Based on characters and situations created by Naoko Takeuchi. Comments and criticism welcome.
By Angus MacSpon
“So it doesn’t bother you?” asked Usagi.
“Not in the least,” said Setsuna.
Ami only sighed.
The three were walking slowly down a quiet side-street in the middle of town. It was Saturday, nearly eleven at night, and the city was bustling; but the road around them was nearly empty and they could speak without fear of being overheard.
Tonight had been a Girls’ Night Out at a local restaurant, one of the rare ones when all nine of them had made it. Usagi, Makoto and Ami had to deal with baby-sitters these days when they wanted to go out, so it was uncommon for all three to be present at once; Haruka and Michiru were on tour as often as not; and it was rarer still for Setsuna to socialise. But for once, everyone’s schedules had aligned, and they had had a long and enjoyable evening in a private room.
Later, after they had all made their good-byes, Usagi and Ami headed back toward where they had left their cars, and it turned out that Setsuna was going in the same direction. (She did not say where she was going, and the other two did not ask.)
So they continued to chat on their way. After a while, the inevitable subject arose.
“But if Pluto isn’t even a planet…” said Usagi, and paused meaningfully. Her eyes were wide, and far too innocent.
Setsuna gave a tiny, finely-calculated sniff. “As if it matters what a bunch of astronomers say.”
“But they said Pluto is only a dwarf planet—”
“You aren’t going to let this go, are you?” asked Setsuna, irritated. “Come on, Usagi-chan. Size doesn’t matter. Ask any man.”
“Hm.” Usagi’s expression took on a certain hint of satisfaction. “As a matter of fact, Mamo-chan is perfectly—”
“Usagi-chan!” said Ami, reddening, and Usagi chuckled. Even happily married and with a child of her own, Ami retained a certain prudish outlook.
Setsuna shook her head, disdaining the by-play, and went on, “Look, it doesn’t matter what the astronomers call Pluto. It doesn’t matter how big it is. What matters is whether it has a soul.”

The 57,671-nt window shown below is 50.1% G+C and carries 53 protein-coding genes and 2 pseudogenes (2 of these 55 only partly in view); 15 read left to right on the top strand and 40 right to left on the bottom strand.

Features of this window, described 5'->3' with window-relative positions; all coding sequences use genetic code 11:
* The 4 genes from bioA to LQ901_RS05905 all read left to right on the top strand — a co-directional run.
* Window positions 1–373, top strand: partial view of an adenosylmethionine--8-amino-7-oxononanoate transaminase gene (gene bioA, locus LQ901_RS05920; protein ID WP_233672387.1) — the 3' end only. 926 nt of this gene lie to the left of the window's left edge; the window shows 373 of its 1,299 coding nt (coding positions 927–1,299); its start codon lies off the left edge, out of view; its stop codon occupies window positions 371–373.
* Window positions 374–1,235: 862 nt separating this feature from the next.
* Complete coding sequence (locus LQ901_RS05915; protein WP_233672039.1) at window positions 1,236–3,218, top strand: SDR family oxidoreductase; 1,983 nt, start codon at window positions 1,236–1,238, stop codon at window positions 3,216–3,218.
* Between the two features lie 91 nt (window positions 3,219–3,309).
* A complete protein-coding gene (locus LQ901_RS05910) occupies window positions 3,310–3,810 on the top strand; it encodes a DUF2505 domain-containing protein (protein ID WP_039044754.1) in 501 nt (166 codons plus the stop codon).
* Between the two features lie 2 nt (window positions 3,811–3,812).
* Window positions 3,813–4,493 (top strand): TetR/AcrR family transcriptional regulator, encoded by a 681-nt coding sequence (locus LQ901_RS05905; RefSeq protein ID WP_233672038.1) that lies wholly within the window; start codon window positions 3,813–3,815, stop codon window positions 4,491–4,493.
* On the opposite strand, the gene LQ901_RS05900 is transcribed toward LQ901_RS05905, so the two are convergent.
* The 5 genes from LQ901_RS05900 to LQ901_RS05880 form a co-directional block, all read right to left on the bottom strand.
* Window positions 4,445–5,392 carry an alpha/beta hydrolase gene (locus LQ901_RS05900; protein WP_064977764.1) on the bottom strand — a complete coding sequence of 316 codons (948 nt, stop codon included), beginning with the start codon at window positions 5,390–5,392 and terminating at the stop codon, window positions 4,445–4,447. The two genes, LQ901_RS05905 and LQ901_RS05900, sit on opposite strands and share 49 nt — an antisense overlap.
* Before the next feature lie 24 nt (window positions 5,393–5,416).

“A soul?” asked Ami curiously. Usagi stopped laughing, and simply looked interested.
“Certainly. Haven’t you ever wondered why you always say, ‘On behalf of the planet Mercury’? Each of us draws power, and authority, from our own world’s planetary soul.” She paused, and added thoughtfully, “Not just planets. Even a few of the asteroids have souls. You’ve both met Ceres, Juno, Vesta and Pallas.
“Pluto is no different. It has a soul, and I am its senshi. But those other, far outer worlds…for one reason or another, they never quite managed to wake up. They can never have senshi of their own: poor Eris, Sedna, Makemake and the rest. They are the real dwarf planets.”
They walked in silence for a little. “You sound…sorry for them,” said Usagi curiously.
Setsuna shrugged. “It’s…sobering to think of what might have been. If things had gone a little differently, I might never have become Sailor Pluto.” She gave a wry shrug. “Or, then again, there might have been more of us. Perhaps even a second Moon senshi.”
“A second—” Usagi froze. “What?” Behind her, Ami’s eyes widened, and she started to open her mouth.
“Certainly,” Setsuna said calmly. “After all, it would only be fitting to have a senshi for Earth’s other moon.”
“Indeed. And I’m sure you wouldn’t mind sharing your title with Sailor Cruithne.”
“Sailor who?” Usagi stared at her, aghast.
“Oh, you hadn’t heard? Yes, astronomers discovered Cruithne a few years ago. It’s rather hard to see from Earth, but—”
Usagi rounded on Ami. “Ami-chan!” she said desperately. “It isn’t true, is it? There’s no such thing as Cruithne! There can’t be another Moon Princess!”
“Well…” Ami said, and hesitated. “Cruithne does exist, and it is sometimes called Earth’s second moon. But, Usagi-chan—”
“Waah!” Usagi, not unexpectedly, dissolved in tears. Seeing her car not far ahead, she put on an impressive burst of speed, and soon left the other two behind. Her wailing echoed through the street.
Ami sighed and started to go after her, but then visibly gave up as Usagi reached her car and flung herself inside. Instead, she looked up at Setsuna and said, “She’s going to be quite cross with you when she finds out the truth, you know.”
The older woman smiled faintly, and said, “What, that Cruithne is a tiny ball of rock, only about five kilometres in diameter, that couldn’t possibly have a senshi of its own?”
“It isn’t even a moon, really. It’s an asteroid with an orbit that’s synchronised to Earth’s.”
Setsuna shrugged. “She started it.” They walked on in silence for a few moments, and then she shook her head with a snort. “Dwarf planet, indeed.”
Note: Cruithne is real, and is indeed sometimes called “Earth’s second moon.” It is named after an ancient Celtic people in iron-age Britain, and its name is pronounced, more or less, “Crinya”.